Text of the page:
Four Common Reproductive Health Issues: Reproductive & Sexual Health Education Series
Part 2: Symptoms and Causes of Four Common Reproductive Health Issues
Today we want to talk about four reproductive health issues that most will go through at some period of time. We know that it can be uncomfortable or scary sometimes to know what to do or who to talk to about what is going on with your body, so we’re sharing a few tips that might come in handy if you experience one of these four common reproductive health issues.
1. Vaginal Discharge
One of the most common reproductive health issues that causes alarm is vaginal discharge.
It is important to know that, most of the time, discharge is normal! The discharge serves as an important housekeeping function for your reproductive health system; the fluid excreted by your glands inside the vagina and cervix carry away dead cells and excesses of bacteria.
When you are on your menstrual cycle, it is likely that you will have more discharge.
If the color, smell or consistency seems quite different than usual, especially if this is coupled with any itching or burning, you could be dealing with a more serious condition. When in doubt, it is always best to see your doctor!
2. Bacterial Vaginosis (BV)
This vaginal infection is caused by changes in the vagina’s healthy bacteria — most often when a strain of bacteria called Gardnerella vaginalis outnumbers another strain called Lactobacillus, causing the vagina’s normal pH levels to shift.
- White, gray or yellow discharge with fishy odor
- Itching or burning, redness and swelling of the vagina or vulva
- Many women with BV have no symptoms at all
When to see the Doctor?
If your vaginal discharge is different than normal, you have a history of UTIs or other vaginal infections, you have multiple sex partners or a new partner, and/or you have self-treated for a yeast infection and the symptoms still persist, you should see a doctor.
When you visit a doctor, they will check your vulva and vagina and take a sample (swab) that will be tested to see if you have BV. Some doctors may also check for BV by checking the pH of your vagina with a simple pH-strip test.
Bacterial vaginosis (BV) is the most common vaginal problem for women ages 15 to 44. In fact, an estimated one in three American women will get BV. The rate is higher in black women. — Cleveland Clinic
3. Yeast Infection
Your vagina contains healthy balance of bacteria and yeast. The hormone estrogen helps to keep the bacteria in balance. When something happens to tip your hormonal balance, you are more susceptible to this infection, as a fungus called candida can grow out of control.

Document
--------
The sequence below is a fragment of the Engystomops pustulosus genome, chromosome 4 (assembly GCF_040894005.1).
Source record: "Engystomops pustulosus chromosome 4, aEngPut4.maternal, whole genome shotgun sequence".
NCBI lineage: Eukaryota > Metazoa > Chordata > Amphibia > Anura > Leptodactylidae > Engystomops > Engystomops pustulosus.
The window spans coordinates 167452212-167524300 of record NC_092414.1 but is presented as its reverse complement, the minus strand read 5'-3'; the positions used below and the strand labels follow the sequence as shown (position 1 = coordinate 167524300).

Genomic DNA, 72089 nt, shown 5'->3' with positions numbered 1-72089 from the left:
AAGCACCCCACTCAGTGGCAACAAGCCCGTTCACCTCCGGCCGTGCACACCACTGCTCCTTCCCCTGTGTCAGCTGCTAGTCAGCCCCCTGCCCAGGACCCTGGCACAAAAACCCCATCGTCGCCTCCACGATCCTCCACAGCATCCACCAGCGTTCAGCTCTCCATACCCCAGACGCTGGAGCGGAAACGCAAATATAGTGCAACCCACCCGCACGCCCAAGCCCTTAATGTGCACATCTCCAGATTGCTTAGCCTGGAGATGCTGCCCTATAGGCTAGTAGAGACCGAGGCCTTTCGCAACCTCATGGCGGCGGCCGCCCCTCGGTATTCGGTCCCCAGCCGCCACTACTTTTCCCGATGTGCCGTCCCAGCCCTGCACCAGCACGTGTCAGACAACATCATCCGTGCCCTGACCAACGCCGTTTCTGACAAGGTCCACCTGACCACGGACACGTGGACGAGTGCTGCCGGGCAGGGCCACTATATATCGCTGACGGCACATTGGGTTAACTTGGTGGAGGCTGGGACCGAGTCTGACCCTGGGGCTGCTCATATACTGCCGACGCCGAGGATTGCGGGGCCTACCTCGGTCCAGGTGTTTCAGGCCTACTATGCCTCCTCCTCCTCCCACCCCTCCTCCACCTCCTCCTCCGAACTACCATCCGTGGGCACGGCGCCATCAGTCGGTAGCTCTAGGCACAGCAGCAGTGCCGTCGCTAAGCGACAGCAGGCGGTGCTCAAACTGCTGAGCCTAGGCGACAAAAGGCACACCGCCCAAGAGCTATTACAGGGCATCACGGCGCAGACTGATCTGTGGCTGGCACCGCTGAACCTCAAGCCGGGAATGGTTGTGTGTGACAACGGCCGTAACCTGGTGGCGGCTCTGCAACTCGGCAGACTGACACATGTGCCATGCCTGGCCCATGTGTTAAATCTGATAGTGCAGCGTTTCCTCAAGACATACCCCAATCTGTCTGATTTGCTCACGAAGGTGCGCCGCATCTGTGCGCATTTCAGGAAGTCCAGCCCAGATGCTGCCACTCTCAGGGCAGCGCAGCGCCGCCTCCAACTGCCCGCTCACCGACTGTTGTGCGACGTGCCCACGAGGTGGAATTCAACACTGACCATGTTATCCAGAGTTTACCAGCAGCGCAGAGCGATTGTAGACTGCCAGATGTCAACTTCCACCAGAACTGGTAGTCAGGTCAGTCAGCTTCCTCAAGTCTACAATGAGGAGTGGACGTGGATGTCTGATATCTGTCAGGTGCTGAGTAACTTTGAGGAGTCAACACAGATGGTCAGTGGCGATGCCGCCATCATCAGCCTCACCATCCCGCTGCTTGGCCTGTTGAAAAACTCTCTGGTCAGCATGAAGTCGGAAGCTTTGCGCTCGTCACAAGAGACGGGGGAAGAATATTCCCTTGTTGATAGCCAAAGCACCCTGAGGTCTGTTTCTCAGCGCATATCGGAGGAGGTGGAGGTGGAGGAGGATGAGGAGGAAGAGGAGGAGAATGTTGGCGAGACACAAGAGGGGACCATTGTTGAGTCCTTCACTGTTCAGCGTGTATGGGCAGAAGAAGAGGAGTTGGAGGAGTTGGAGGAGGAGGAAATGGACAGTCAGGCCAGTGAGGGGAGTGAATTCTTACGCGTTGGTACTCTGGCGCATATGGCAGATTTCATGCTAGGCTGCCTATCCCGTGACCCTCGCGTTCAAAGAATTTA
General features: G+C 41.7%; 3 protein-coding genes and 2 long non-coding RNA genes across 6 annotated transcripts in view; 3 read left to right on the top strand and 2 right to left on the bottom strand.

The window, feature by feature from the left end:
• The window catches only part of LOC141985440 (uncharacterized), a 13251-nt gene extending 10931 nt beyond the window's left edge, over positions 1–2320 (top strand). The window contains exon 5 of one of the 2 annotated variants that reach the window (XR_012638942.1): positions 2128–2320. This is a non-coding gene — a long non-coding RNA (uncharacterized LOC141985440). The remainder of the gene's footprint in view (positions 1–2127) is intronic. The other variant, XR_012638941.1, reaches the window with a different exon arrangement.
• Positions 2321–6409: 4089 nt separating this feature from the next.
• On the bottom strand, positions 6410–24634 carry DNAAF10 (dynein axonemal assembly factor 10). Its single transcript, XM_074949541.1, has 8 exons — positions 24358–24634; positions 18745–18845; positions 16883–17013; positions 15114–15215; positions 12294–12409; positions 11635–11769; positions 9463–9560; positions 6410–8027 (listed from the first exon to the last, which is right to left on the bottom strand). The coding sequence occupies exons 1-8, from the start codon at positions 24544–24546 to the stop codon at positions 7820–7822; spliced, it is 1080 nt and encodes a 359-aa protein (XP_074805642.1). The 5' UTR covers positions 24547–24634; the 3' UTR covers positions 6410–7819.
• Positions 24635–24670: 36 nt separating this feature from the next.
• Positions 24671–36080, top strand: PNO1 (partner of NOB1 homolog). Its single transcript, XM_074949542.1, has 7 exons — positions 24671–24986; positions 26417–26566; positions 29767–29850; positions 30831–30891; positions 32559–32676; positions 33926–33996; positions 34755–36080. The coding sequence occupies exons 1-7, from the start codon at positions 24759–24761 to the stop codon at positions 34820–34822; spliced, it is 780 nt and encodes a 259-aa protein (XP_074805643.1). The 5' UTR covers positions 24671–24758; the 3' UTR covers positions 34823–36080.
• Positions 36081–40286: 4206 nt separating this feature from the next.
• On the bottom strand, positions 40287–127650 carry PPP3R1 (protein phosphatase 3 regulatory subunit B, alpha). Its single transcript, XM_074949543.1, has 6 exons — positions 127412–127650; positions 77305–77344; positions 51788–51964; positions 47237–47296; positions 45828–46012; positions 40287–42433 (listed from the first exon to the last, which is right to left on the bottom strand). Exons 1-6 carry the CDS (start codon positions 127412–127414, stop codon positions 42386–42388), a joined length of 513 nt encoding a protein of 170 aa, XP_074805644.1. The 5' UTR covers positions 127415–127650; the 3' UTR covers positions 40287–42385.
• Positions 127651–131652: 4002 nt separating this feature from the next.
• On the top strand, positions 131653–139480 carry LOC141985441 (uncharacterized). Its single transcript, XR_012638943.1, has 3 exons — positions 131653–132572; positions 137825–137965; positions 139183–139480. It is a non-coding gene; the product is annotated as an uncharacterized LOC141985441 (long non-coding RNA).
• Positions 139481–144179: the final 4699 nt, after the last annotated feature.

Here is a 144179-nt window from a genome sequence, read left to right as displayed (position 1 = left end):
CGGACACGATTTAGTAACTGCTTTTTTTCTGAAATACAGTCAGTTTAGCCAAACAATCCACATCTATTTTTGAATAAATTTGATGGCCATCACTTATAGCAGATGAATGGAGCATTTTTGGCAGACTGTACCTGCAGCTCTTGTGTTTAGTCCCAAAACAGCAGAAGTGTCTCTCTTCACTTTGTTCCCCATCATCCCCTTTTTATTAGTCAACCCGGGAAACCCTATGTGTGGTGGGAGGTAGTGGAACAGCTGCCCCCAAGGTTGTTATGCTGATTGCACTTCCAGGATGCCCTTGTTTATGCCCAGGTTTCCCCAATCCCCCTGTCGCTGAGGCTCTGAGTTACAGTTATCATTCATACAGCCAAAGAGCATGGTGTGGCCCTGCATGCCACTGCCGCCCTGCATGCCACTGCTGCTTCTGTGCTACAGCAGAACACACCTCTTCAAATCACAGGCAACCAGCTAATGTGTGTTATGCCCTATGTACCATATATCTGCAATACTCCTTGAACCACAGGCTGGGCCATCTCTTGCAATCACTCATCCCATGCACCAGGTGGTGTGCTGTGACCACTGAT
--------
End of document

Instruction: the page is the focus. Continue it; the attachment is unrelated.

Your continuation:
- Burning, redness and swelling of vagina and vulva
- Thick, white discharge, like cottage cheese
- Pain or burning when you pee and pain during sex
- Symptoms are similar to common STIS and bacterial vaginosis
- See your doctor! When you a visit a doctor for a possible yeast infection they will likely do a pelvic exam. They will examine the vulva and vagina to see if either are red or swollen. The doctor may also take a swab sample to send to a lab for testing.
4. Urinary Tract Infection
UTIs are more common in women and girls because their urethras are shorter and closer to the rectum, which makes it easier for bacteria to enter the urinary tract. — CDC
- Infection in any part of your urinary system including kidneys, bladder, ureters, and urethra — when bacteria from the large intestine moves into urethrae — causes include genes, diabetes, hormone changes, and kidney stones
- Burning feeling when you pee
- Frequent urge to pee and difficulty peeing
- Cloudy or strange smelling urine
- Feeling tired, ever and chills and sometimes even pain
- Antibiotics are the most common treatment, always see your doctor if you suspect you have a UTI! When you go to the doctor, you will be asked to provide a urine sample. This urine sample is examined for bacteria or white blood cells.
- Some OTC medications can minimize pain such as AZO urinary pain relief, drink lots of water to help flush out the system!
Continue Reading our Reproductive and Sexual Health Education Series
Part 4: Cervical Cancer
Part 7: Going to the Gynecologist
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